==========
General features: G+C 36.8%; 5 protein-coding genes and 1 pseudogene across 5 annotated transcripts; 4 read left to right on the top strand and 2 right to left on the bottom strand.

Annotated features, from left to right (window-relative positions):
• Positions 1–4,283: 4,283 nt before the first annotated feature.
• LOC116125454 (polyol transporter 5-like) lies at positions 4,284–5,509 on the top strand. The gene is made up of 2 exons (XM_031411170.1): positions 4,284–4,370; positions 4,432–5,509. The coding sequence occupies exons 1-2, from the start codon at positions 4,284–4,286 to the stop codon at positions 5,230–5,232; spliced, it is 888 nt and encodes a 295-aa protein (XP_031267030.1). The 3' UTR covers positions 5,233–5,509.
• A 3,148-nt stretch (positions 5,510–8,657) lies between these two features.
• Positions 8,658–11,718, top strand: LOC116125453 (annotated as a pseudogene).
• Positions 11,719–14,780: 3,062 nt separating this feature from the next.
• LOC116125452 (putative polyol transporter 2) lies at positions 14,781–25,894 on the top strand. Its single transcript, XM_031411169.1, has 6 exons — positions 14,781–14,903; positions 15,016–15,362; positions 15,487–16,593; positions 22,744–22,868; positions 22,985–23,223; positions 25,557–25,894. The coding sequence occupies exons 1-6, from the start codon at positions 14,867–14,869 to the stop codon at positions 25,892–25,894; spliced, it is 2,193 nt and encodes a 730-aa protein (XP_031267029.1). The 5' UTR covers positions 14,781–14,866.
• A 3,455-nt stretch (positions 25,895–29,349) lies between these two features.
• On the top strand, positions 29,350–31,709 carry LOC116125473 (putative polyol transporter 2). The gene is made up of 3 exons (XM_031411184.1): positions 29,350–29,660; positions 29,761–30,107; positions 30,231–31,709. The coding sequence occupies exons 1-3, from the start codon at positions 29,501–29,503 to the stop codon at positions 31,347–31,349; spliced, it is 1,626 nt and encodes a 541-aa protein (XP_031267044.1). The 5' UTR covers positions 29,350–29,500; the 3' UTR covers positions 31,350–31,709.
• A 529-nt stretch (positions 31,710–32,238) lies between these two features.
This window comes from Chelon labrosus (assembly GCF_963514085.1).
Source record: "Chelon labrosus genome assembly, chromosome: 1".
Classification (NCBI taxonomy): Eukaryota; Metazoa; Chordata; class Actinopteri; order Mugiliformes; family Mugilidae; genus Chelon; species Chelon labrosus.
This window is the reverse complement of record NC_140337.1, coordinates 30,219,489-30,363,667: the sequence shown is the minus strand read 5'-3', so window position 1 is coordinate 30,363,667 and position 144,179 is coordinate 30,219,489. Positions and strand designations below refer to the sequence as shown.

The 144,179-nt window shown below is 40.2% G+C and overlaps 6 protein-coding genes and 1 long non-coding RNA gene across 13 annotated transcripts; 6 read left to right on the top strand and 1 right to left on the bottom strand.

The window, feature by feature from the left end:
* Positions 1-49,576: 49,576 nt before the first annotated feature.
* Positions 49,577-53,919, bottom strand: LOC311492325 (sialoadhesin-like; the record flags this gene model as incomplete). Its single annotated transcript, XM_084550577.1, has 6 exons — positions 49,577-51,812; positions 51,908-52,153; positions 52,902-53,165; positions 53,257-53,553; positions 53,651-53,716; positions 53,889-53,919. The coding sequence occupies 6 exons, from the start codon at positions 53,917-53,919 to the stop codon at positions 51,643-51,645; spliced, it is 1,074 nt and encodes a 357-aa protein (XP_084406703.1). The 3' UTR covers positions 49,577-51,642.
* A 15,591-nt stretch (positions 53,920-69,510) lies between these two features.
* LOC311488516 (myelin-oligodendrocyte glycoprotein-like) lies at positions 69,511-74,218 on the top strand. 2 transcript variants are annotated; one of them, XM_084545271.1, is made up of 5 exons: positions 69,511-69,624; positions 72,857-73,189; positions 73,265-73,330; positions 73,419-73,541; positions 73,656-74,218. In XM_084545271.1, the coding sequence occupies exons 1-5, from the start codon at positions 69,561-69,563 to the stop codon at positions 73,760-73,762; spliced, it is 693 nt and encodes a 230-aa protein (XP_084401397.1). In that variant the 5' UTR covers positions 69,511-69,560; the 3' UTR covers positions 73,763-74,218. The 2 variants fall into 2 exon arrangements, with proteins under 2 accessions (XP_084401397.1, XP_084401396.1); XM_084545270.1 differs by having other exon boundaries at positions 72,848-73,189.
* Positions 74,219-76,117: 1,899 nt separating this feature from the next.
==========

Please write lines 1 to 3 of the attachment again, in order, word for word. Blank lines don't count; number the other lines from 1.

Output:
General features: G+C 36.8%; 5 protein-coding genes and 1 pseudogene across 5 annotated transcripts; 4 read left to right on the top strand and 2 right to left on the bottom strand.

Annotated features, from left to right (window-relative positions):
• Positions 1–4,283: 4,283 nt before the first annotated feature.